Bigfoot is also a traditionally slow starter and given this is 3 rounds apposed to 5, he may find himself in a pressure cooker. It will be interesting to see if Silva makes the said adjustments as he’s more than capable of winning. As a Heavyweight bout this should be tempered as so, but that said I feel Mark Hunt could be decent spot on your Fantasy Team. As Hunt started his career in Melbourne, I can see him walking away with the win here, and if we’re lucky..  another walk away KO.

Official Pick: Hunt – Inside the distance

Official Outcome: To be determined


Uriah Hall (12-5)

Staple info:

  • Height: 6’0″ Age: 31 Weight: 185 lbs Reach: 79.5″
  • Last Fight: TKO win / Gegard Mousasi (9-26-15)
  • Camp: Team Tiger Schulmann (NY)
  • Stance/Striking Style: Orthodox / Kickboxing
  • Risk Management: Moderate
  • Overall Fight Grade: B-

Supplemental info:
+   TUF 17 Finalist
+   2x Ring of Combat Champion
+   Regional Muay Thai Titles
+   6 first round finishes
+   8 KO victories
+   KO power(punches & kicks)
+   Switches stances well
+   Good head movement
+   Fast kick/kick counters
+   This camp at Kings MMA
–    Low hands/head upright
^   Uses to bait counters
+   Fast/intercepting straight right
–    Subject to inactivity
–    Struggles when pressure fought


Robert Whitaker (14-4)

Staple info:

  • Height: 5’11” Age: 24 Weight: 185 lbs Reach: 73.5″
  • Last Fight: TKO win / Brad Tavares (5-10-15)
  • Camp: PMA Martial Arts (Australia)
  • Stance/Striking Style: Orthodox / Kickboxing
  • Risk Management: Fair
  • Overall Fight Grade: B-

Supplemental info:
+   TUF Smashes Winner
+   Regional MMA Titles
+   Black Belt Karate/Hapkido
+   86% overall finish rate
+   7 KO victories
+   Purple Belt BJJ
+   KO power/heavy hands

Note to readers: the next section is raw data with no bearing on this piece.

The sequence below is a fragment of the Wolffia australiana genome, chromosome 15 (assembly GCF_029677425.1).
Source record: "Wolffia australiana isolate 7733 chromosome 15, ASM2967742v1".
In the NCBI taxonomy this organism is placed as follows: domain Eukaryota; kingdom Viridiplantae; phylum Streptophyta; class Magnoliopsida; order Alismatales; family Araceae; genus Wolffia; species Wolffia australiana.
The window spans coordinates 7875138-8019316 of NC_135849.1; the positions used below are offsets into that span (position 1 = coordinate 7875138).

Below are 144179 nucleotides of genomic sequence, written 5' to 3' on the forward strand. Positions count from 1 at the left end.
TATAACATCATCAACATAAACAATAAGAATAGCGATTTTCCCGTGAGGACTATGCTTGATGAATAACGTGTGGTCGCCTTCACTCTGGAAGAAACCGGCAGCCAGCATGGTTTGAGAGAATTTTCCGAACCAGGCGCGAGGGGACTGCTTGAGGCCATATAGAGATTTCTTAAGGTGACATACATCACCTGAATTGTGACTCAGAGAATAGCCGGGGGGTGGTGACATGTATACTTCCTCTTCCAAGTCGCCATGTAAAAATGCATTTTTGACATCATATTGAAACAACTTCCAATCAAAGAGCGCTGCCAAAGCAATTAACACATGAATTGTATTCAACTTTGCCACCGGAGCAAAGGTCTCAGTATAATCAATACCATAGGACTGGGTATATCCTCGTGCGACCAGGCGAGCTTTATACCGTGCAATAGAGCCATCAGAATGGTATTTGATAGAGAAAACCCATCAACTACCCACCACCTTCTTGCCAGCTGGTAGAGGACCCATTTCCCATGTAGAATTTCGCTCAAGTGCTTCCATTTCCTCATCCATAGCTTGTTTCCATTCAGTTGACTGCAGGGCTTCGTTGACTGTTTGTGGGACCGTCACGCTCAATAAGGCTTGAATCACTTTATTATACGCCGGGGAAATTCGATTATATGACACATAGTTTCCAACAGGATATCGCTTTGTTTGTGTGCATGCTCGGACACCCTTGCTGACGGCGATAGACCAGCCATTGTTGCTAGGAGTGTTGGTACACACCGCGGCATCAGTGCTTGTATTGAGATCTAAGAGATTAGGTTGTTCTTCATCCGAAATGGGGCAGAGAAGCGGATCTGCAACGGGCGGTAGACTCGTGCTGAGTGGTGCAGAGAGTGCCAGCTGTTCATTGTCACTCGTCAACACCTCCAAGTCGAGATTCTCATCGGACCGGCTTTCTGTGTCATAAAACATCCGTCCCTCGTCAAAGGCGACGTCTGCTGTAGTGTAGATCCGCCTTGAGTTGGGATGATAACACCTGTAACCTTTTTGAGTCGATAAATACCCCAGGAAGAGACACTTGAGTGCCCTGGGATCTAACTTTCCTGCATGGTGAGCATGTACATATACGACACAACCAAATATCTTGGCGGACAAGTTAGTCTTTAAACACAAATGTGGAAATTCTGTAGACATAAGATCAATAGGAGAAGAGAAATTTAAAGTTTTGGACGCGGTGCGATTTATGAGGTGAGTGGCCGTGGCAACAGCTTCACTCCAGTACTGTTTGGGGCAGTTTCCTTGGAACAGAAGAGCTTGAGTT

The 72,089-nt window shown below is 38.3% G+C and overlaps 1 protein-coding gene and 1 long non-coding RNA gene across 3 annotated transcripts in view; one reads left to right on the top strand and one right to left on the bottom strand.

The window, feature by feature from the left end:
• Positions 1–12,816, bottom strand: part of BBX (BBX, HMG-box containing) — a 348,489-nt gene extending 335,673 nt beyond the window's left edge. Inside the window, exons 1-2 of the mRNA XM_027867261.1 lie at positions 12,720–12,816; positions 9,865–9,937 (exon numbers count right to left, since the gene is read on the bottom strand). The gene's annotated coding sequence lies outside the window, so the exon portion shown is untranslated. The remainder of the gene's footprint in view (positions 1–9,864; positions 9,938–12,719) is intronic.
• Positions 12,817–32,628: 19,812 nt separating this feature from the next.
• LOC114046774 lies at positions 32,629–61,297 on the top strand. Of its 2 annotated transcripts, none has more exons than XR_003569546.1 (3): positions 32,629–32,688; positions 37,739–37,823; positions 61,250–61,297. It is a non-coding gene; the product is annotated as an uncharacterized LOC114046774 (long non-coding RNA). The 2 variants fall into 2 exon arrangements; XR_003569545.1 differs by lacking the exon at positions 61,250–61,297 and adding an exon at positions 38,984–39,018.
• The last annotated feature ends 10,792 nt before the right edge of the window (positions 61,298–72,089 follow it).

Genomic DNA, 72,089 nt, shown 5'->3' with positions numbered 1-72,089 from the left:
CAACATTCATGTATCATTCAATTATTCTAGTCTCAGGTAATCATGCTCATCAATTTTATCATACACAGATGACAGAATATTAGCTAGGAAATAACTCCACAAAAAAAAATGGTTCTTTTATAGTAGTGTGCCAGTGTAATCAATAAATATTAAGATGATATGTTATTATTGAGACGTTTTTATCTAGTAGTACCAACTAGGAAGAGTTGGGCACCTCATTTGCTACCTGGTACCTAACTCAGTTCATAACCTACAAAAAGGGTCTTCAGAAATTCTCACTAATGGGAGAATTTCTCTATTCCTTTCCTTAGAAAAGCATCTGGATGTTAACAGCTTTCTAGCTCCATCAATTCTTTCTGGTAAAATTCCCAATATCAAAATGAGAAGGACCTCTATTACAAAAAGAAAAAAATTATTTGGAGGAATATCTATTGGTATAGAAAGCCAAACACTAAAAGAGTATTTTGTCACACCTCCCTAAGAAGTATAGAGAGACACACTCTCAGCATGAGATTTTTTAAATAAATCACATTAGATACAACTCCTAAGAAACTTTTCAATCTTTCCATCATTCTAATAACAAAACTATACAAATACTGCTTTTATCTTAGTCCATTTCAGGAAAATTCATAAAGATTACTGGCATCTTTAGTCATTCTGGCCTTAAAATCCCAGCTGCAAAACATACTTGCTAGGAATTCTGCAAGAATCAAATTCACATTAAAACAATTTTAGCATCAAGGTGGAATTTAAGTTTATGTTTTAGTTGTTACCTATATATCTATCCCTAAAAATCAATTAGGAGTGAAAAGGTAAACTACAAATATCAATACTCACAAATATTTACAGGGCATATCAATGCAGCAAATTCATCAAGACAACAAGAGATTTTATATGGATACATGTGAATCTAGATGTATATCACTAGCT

+   Accurate left jab & hook
^   Will off-tempo timing
–    Left hand/guard low
^   Right hand availabilities
+   Well placed/used R. kicks
+   Good head movement
^   Favors R. Uppercut off slips
+   Quick & deceptive blitzes


In an obvious choice for potential Fight of the Night, Uriah “Primetime” Hall steps in against Robert “The Reaper” Whitaker. With both men coming from traditional martial arts backgrounds, they keep a noticeably low standing guard. As each fighter relies heavily on their head movement & countering ability, this may very well be decided upon early mistakes. Coming out of the gate, Whitaker shows little hesitation in starting quickly looking to get his left hand established. Welding an accurate jab-hook, it’s his off-tempo counter timing that’s most impressive.

Often seen with Karate based strikers, Robert will show/set one speed to draw his opposition into a “general rhythm” only to disrupt the perceived timing with deceptive counters. We saw an example of this in his last fight, as he caught Tavares with a check hook coming forward as apposed to traditionally fading back. It’s this type of speed changes that he’ll need to utilize to beat Hall. Though Hall has shown mental lulls of inactivity, he’s silenced much of his doubters with his gutsy performances against Santos & Mousasi.

Also showing low defensive hand positioning, Uriah will use this to bait counter opportunities. Though opponents & fans alike will focus on Hall’s kicking variety, I believe his right hand will play the biggest factor. Effective from both stances, Uriah will use an accurate straight right to measure & stifle oncoming attacks. This could be especially useful given Whitaker’s low left guard and shown right hand availability(Hit cleanly in 4 of last 6).  Hall will be carrying more interesting intangibles than usual heading into this fight.

From taking another short-notice fight overseas, to his first fight prep with KingsMMA(self admittedly his first time training at that high level), this tends to produce sinking or soaring results. With Whitaker showing improved durability & confidence at Middleweight(not to mention stadium behind him) I expect a more than honest showing from Robert. Truthfully, you’re better off rolling dice then picking a sure winner as even “the under” scares me on this one.

With a fight as close as this, I look to their commonalities & vulnerabilites for the edge in this one. Both men traditionally struggle when pressure fought(even in the striking realm) as we’ve seen each men outdone by lesser on paper talents. Though both men are still effective counter strikers, it’s Robert Whitaker who has shown he’s got an equally effective pressure game. Even when clearly or potentially down on the cards, Hall often shows little adjustments as he’s happy to counter(except for the Santos fight where his toe was fractured, that was an amazing performance).